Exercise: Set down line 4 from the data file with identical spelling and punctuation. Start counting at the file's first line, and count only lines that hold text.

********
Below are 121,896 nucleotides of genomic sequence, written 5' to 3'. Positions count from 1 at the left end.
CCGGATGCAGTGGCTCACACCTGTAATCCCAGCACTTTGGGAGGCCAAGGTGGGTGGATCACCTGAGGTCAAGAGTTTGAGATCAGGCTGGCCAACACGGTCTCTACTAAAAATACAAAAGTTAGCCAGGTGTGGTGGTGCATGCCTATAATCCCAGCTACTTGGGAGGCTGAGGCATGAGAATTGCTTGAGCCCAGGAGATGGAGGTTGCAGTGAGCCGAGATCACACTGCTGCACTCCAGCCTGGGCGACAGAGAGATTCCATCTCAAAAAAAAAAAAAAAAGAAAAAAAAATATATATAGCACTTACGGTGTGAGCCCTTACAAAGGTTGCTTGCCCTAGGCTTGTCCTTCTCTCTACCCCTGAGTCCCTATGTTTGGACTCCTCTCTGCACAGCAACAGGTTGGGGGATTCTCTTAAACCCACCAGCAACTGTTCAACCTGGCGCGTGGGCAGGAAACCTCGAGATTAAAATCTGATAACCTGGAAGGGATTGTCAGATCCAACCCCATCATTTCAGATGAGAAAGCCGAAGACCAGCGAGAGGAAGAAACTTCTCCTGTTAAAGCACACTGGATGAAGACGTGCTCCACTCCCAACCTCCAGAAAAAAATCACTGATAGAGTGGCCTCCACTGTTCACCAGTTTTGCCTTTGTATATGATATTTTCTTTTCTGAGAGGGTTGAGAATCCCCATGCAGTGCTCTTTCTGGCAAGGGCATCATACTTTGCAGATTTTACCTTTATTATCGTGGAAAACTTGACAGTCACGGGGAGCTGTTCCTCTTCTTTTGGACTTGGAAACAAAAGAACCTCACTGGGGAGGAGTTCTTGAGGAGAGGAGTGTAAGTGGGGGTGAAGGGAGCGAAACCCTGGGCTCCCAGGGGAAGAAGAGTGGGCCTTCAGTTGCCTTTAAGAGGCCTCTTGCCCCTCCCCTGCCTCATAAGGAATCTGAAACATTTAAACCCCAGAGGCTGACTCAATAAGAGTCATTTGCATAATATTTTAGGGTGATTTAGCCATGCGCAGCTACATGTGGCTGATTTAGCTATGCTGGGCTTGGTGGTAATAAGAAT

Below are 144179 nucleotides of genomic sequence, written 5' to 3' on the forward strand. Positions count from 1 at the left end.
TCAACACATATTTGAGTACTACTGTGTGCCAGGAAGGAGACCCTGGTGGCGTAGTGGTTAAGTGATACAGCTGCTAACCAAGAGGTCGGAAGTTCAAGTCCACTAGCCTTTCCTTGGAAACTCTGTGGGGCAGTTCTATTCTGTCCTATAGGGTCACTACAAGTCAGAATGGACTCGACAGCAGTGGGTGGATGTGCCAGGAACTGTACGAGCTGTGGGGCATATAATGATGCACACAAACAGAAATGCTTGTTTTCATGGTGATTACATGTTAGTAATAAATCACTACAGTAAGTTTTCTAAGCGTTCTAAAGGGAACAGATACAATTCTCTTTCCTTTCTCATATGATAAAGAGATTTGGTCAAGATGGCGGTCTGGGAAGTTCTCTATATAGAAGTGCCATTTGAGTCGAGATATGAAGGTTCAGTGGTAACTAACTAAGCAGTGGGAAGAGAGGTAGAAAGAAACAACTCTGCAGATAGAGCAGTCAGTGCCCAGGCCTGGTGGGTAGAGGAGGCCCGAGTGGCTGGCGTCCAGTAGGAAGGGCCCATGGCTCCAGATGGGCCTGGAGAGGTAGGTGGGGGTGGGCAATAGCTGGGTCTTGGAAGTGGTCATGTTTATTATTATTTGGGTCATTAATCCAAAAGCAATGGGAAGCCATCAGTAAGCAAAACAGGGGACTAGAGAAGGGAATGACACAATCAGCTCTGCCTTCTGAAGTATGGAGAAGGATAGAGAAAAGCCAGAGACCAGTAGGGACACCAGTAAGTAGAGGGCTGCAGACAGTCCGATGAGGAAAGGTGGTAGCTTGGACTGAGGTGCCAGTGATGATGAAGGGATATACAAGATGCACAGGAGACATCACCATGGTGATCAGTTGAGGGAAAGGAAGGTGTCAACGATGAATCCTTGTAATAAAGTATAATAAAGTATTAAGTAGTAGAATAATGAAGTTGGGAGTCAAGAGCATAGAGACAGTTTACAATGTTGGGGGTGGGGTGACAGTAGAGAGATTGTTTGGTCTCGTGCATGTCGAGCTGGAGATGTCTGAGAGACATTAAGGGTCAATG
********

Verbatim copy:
TCAACACATATTTGAGTACTACTGTGTGCCAGGAAGGAGACCCTGGTGGCGTAGTGGTTAAGTGATACAGCTGCTAACCAAGAGGTCGGAAGTTCAAGTCCACTAGCCTTTCCTTGGAAACTCTGTGGGGCAGTTCTATTCTGTCCTATAGGGTCACTACAAGTCAGAATGGACTCGACAGCAGTGGGTGGATGTGCCAGGAACTGTACGAGCTGTGGGGCATATAATGATGCACACAAACAGAAATGCTTGTTTTCATGGTGATTACATGTTAGTAATAAATCACTACAGTAAGTTTTCTAAGCGTTCTAAAGGGAACAGATACAATTCTCTTTCCTTTCTCATATGATAAAGAGATTTGGTCAAGATGGCGGTCTGGGAAGTTCTCTATATAGAAGTGCCATTTGAGTCGAGATATGAAGGTTCAGTGGTAACTAACTAAGCAGTGGGAAGAGAGGTAGAAAGAAACAACTCTGCAGATAGAGCAGTCAGTGCCCAGGCCTGGTGGGTAGAGGAGGCCCGAGTGGCTGGCGTCCAGTAGGAAGGGCCCATGGCTCCAGATGGGCCTGGAGAGGTAGGTGGGGGTGGGCAATAGCTGGGTCTTGGAAGTGGTCATGTTTATTATTATTTGGGTCATTAATCCAAAAGCAATGGGAAGCCATCAGTAAGCAAAACAGGGGACTAGAGAAGGGAATGACACAATCAGCTCTGCCTTCTGAAGTATGGAGAAGGATAGAGAAAAGCCAGAGACCAGTAGGGACACCAGTAAGTAGAGGGCTGCAGACAGTCCGATGAGGAAAGGTGGTAGCTTGGACTGAGGTGCCAGTGATGATGAAGGGATATACAAGATGCACAGGAGACATCACCATGGTGATCAGTTGAGGGAAAGGAAGGTGTCAACGATGAATCCTTGTAATAAAGTATAATAAAGTATTAAGTAGTAGAATAATGAAGTTGGGAGTCAAGAGCATAGAGACAGTTTACAATGTTGGGGGTGGGGTGACAGTAGAGAGATTGTTTGGTCTCGTGCATGTCGAGCTGGAGATGTCTGAGAGACATTAAGGGTCAATG